About us / Contact

The Classical Music Network

Los Angeles

Europe : Paris, Londn, Zurich, Geneva, Strasbourg, Bruxelles, Gent
America : New York, San Francisco, Montreal                       WORLD

Your email :



Long Live the Doge

Los Angeles
Dorothy Chandler Pavilion
02/11/2012 -  and February 15*, 19, 21, 26, March 1, 4, 2012
Giuseppe Verdi: Simon Boccanegra
Plácido Domingo (Simon Boccanegra), Ana María Martínez (Amelia), Vitalij Kowaljow (Jacopo Fiesco), Stefano Secco (Gabriele Adorno), Paolo Gavanelli (Paolo Albiani), Robert Pomakov (Pietro), Sara Campbell (Amelia’s Maid), Todd Strange (A Captain)
Los Angeles Opera Orchestra and Chorus, Roberto Cani (Concertmaster), Grant Gershon (Associate Conductor and Chorus Master), James Conlon (Conductor)
Elijah Moshinsky (Director), Michael Yeargan (Set Designer), Peter J. Hall (Costume Designer), Duane Schuler (Lighting Designer), Charles Currier (Fight Director)

(© Robert Millard)

With at least 138 operatic roles under his belt, the esteemed Plácido Domingo’s unsurpassed talent continues to soar. No stranger to Simon Boccanegra, he first established himself inside this mature Verdi work as Gabriele Adorno, but this time he drops a vocal notch to fill the shoes of the great Genoese magistrate in this exquisitely rendered production by Elijah Moshinisky.

Simon Boccanegra has a complicated, protracted constructional past. Giuseppe Verdi’s heavily darkened score contains a re-write spanning just under 25 years, ironically paralleling that of the opera’s Prologue and Act I. The prodigious tinta, laden with severe dramatic coloration, is a veined and portioned reminder of Il Trovatore, Don Carlo and Luisa Miller. Altogether, Simon Boccanegra is in a class by itself, delving into psychological depths and musical jargon that, up until its time, weren’t explored as intensively by the composer.

(© Robert Millard)

Father/daughter relationships is a strong Verdi theme, and Simon Boccanegra is no exception. Ana María Martínez has superbly crafted herself as the most credible Amelia with lyrical delicateness and captivating command of the challenging Verdi role. Despite the incalculable edges of vocal extremes, Ms. Martínez parlays the performance with effortless sustainability while preserving a conservatively dignified presence. Ana María Martínez is in top form, especially during her Act I aria “Come in quest’ ora bruna” while her duet with Simon (“Favella il Doge”) is splendidly executed.

One of the most memorable moments goes to debuting Stefano Secco as Gabriele Adorno. His articulation is polished and stalwart from beginning to end. Particularly radiant is his Act II aria “Perdon, perdon, Amelia” followed by a highly effectual and masterful blend of Domingo, Martínez, and Secco. Returning Vitalij Kowaljow’s Fiesco is rather subdued exhibiting a rich bass register although the low notes hit a soft spot which tends to get a bit muddled by the orchestra. From Paolo to Paolo, Gavanelli’s Albiani has exceptional uplifting vibrato, despite an ironic sheet for such an evil character.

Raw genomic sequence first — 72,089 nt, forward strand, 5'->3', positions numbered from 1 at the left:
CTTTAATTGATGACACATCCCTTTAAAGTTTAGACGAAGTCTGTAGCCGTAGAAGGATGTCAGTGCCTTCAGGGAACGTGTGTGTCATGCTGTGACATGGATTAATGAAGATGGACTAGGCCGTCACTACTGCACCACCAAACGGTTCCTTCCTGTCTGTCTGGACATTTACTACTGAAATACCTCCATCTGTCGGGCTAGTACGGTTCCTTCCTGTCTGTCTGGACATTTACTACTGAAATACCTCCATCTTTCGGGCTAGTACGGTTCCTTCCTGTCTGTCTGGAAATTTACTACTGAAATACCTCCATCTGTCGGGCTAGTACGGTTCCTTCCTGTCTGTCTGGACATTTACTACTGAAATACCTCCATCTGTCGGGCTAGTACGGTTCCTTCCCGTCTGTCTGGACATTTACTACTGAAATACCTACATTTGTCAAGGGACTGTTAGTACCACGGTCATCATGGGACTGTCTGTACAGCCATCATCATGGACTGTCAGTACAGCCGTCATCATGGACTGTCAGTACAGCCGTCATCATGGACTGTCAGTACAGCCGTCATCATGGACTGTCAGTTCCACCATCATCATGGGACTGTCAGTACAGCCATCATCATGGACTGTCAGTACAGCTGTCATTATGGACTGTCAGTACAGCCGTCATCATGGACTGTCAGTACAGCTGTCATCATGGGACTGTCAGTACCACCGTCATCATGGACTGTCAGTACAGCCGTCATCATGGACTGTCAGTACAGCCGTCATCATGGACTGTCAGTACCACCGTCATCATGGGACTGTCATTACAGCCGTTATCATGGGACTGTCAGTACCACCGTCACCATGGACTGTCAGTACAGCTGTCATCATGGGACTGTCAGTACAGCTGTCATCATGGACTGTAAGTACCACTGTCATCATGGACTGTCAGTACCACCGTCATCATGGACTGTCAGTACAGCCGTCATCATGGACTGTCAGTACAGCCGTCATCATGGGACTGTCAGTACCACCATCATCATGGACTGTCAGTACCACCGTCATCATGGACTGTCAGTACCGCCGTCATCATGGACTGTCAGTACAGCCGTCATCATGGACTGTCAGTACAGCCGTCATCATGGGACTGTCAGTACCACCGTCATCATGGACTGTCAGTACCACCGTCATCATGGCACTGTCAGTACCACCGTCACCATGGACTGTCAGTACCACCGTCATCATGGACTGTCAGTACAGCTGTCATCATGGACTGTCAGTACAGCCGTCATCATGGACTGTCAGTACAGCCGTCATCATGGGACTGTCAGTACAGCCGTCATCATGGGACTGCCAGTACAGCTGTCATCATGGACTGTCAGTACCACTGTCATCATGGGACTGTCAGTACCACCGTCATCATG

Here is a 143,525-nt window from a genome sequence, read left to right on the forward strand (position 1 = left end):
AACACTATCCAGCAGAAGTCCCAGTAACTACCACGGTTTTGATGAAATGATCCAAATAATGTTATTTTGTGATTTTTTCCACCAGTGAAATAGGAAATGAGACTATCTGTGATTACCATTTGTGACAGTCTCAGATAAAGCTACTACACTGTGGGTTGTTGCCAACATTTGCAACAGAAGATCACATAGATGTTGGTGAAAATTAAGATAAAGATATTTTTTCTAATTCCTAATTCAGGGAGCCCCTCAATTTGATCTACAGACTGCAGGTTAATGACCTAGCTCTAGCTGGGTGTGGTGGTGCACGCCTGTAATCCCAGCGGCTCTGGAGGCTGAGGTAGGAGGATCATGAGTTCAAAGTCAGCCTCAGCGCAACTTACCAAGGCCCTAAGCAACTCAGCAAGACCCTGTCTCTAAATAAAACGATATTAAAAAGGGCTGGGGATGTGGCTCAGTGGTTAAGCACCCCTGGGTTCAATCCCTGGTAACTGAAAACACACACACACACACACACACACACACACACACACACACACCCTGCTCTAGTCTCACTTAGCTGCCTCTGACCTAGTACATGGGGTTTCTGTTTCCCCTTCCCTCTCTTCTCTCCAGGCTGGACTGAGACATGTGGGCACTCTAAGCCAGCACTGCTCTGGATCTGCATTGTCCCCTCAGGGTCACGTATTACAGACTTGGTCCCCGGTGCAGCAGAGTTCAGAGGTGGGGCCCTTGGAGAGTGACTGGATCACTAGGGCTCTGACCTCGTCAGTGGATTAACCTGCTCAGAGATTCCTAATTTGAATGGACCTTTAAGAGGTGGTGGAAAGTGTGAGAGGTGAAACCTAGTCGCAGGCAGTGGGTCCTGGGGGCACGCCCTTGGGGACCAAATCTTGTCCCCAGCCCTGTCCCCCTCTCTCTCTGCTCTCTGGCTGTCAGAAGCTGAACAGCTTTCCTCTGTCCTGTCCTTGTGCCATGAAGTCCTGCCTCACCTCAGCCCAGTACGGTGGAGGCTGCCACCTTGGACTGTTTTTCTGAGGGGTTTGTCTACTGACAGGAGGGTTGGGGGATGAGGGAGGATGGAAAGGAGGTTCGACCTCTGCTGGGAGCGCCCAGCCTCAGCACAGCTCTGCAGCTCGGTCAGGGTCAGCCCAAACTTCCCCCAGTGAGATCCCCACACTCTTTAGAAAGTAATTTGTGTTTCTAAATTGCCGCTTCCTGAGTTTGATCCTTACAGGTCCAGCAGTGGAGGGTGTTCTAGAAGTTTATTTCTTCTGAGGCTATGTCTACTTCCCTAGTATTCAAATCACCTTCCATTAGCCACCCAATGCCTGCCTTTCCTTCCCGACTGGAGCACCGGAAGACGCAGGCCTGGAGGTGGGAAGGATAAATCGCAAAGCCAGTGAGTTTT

The Los Angeles Opera Chorus unarguably shudders the stage during the momentous group scenes. James Conlon’s meticulous zest is evident as Mr. Allstate: “we’re in good hands.” The sets by Michael Yeargan are boldly minimal, yet intrinsically rich, anchored by a host of rarefied Romanesque columns reaching into infinity with occasional backdrops to change scenery in a snap with a remarkable aesthetic and economical flair. This Simon Boccanegra color pallet is undeniably tasteful, thanks to the blend of Duane Schuler’s sourced lighting (creating silhouettes which bring words to life) alongside stunning 14th century period dress by Peter J. Hall. The fit’s so pleasant that it doesn’t fight with the music, yet only enhances the remarkable Verdi score.

(© Robert Millard)

The opera would not be complete without a comment about the Council Chamber scene: it’s categorized as one of the pinnacle moments in Simon Boccanegra. In this production Moshinsky expresses it in layers of Patrician reds, Plebian browns, lit torches and chiaroscuro lighting that ultimately creates a Caravaggio-like painting. The collage is stunning.

Less evident is a the “cardboard cutout” quality acting. Charles Currier’s fighting isn’t palpable. Interventions, embraces, struggles and tussles appear a bit shallow. Nonetheless, this thinned hollowness is swallowed up by a team of powerful voices.

Christie Grimstad



Copyright ©ConcertoNet.com